When Rep. Peter King (R-Seaford) first was elected to Congress in 1992, his district was entirely in Nassau County.
Now, as King gets ready to retire after 28 years in the House of Representatives, congressional boundaries have shifted through reapportionment to the point where 2/3rds of his district is in Suffolk. The 2nd District now is more than 25% nonwhite, according to census data. (King originally was elected in New Yorks 3rd congressional district, and since 2013 has represented the 2nd).
The demographic changes and the impending departure of a popular, longtime incumbent have spurred Republicans and Democrats to devote hundreds of thousands of dollars to campaign contributions and ad blitzes to boost the contenders for the seat: Republican Andrew Garbarino and Democrat Jackie Gordon.
Garbarino, who represents the 7th state Assembly district, and Gordon, a former Babylon Town Councilwoman, have been highlighting their parties’ signature issues and vowing to work alongside both Democrats and Republicans.
Garbarino, 36, of Bayport, an attorney and the son of the Islip Republican chairman, is stressing his support for law enforcement and the backing he has received from powerful police unions.
Gordon, 55, of Copiague, a former U.S. Army combat veteran and public school teacher, is emphasizing her support of the Affordable Care Act, which congressional Republicans want to repeal.
In an interview, Gordon praised King’s achievements in Congress, including his work in securing federal recovery money for New York after the Sept. 11, 2001 terrorist attacks and superstorm Sandy in 2012.
But Gordon argued that over the years, many of the district’s residents had received less than their fair share of federal funding.
“Representation matters,” said Gordon, who immigrated from Bodles, Jamaica at age seven.
“Sometimes people who are disenfranchised … are sometimes left behind” because their representatives “may not realize that their needs need to be addressed. And so that’s one of the reasons that I’m running.”
Garbarino, an attorney, expressed hope he could connect with voters and assure them he’s the most qualified to succeed King. He’s gone door-to-door with King, including meeting last week with neighbors on King’s block in Seaford.
“If I have to go against my party, if I have to go against the Democrats, then I will. Because I will do what’s best for Long Island,” Garbarino said.
“At the end of the day I have to live with myself,” he said.
The 2nd District stretches along the South Shore in Nassau and Suffolk counties.
It includes majority white and Republican areas in communities in Nassau such as Seaford, Massapequa and Levittown.
The Suffolk portion has communities with significant minority populations that lean Democratic, including Wyandanch, Brentwood and Central Islip.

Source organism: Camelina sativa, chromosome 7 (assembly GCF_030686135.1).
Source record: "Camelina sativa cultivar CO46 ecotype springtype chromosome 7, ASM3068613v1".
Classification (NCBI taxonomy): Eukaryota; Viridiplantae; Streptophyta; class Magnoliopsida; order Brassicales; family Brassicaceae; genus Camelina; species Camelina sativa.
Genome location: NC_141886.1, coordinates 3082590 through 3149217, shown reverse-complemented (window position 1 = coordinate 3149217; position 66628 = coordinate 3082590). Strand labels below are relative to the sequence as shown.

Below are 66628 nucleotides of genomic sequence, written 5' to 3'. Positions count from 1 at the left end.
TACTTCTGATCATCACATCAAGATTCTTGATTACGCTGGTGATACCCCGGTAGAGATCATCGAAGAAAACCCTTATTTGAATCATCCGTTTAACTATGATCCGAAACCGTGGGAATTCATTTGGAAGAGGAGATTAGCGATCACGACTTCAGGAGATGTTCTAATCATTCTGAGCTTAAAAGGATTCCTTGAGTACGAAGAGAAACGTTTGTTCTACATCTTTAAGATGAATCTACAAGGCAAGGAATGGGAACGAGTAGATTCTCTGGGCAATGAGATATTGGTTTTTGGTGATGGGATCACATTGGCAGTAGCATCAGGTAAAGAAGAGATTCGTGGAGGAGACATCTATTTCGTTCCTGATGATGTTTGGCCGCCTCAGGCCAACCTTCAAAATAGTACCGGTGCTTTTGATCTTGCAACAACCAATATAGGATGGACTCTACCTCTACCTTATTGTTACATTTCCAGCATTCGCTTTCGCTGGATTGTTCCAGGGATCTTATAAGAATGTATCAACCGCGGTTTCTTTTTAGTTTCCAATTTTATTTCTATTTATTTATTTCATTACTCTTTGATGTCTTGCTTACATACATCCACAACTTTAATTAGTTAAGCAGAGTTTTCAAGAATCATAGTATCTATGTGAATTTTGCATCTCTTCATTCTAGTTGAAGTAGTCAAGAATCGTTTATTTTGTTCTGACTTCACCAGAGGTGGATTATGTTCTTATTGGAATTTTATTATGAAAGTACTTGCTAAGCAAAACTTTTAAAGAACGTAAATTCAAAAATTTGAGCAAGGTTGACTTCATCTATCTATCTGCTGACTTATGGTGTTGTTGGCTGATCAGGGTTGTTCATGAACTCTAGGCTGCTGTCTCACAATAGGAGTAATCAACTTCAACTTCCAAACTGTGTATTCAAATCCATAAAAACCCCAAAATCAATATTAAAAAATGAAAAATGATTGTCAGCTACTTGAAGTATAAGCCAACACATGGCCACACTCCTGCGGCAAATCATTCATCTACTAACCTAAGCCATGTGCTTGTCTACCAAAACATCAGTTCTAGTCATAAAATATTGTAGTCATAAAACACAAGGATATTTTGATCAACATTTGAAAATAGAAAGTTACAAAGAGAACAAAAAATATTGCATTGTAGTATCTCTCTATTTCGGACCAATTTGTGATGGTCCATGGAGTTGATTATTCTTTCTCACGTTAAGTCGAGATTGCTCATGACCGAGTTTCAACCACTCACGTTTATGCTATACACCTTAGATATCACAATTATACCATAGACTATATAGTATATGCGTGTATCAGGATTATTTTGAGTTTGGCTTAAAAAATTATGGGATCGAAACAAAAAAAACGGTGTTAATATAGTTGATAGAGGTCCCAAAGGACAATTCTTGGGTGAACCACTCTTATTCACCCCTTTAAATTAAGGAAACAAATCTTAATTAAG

Democrats outnumber Republicans in the 2nd, by a margin of 164,059 to 151,993. There also are 118,382 voters not affiliated with any political party, 17,500 Independence Party members and 8,405 Conservatives, according to state Board of Elections.
In 2018, King beat Democrat Liuba Grechen Shirley, of Amityville, by a margin of 128,078 votes to 113,074.
“I would basically describe it as blue-collar conservative,” King said of the district. There are “traditional communities” with “a lot of union people, lot of police unions, firefighters … basically people that have great respect for the cops.”
Generally, political discussions aren’t ideologically driven, King said.
“There’s no wild causes here; basically it’s a bread and butter district. These are real communities, most of the people have lived here awhile … They’re basically normal people.”
Suffolk Democratic Chairman Richard Schaffer said: “It’s the quintessential suburban swing district that could be a bellwether in the country.”
Voters want “someone to be moderate, they’re not looking for a far to the left, or far to the right because it’s a blue collar, middle class district, [a] classic swing district,” Schaffer said.
So far, Gordon has raised $3.5 million for the race, compared with Garbarino’s $1.2 million, according to the most recent federal campaign filings posted Friday.
Gordon ended the third quarter of 2020 with $928,182 cash-on-hand, compared with Garbarino’s $344,994.
Among Gordon’s donors are national groups including ActBlue, EMILY’s List and Hold the House Victory Fund that aim to advance Democratic candidates and flip House seats in GOP districts.
Garbarino has received contributions from the U.S. Chamber of Commerce, National Federation of Independent Businesses and American Israeli PAC, federal filings show.
The nonpartisan Cook Political Report, a Washington D.C. newsletter that analyzes and rates Congressional elections and other major races, lists the 2nd District race as a “toss up.”
While outside Democratic groups are pouring money into the race, and providing endorsements, “there’s just a lot of Republican DNA in that district,” said Kyle Kondik, managing editor of the elections newsletter Sabato’s Crystal Ball at the University of Virginia’s Center for Politics,
Kondik called it “a very competitive race and we’ve had Republicans narrowly favored in that district, but Gordon has a lot more money.”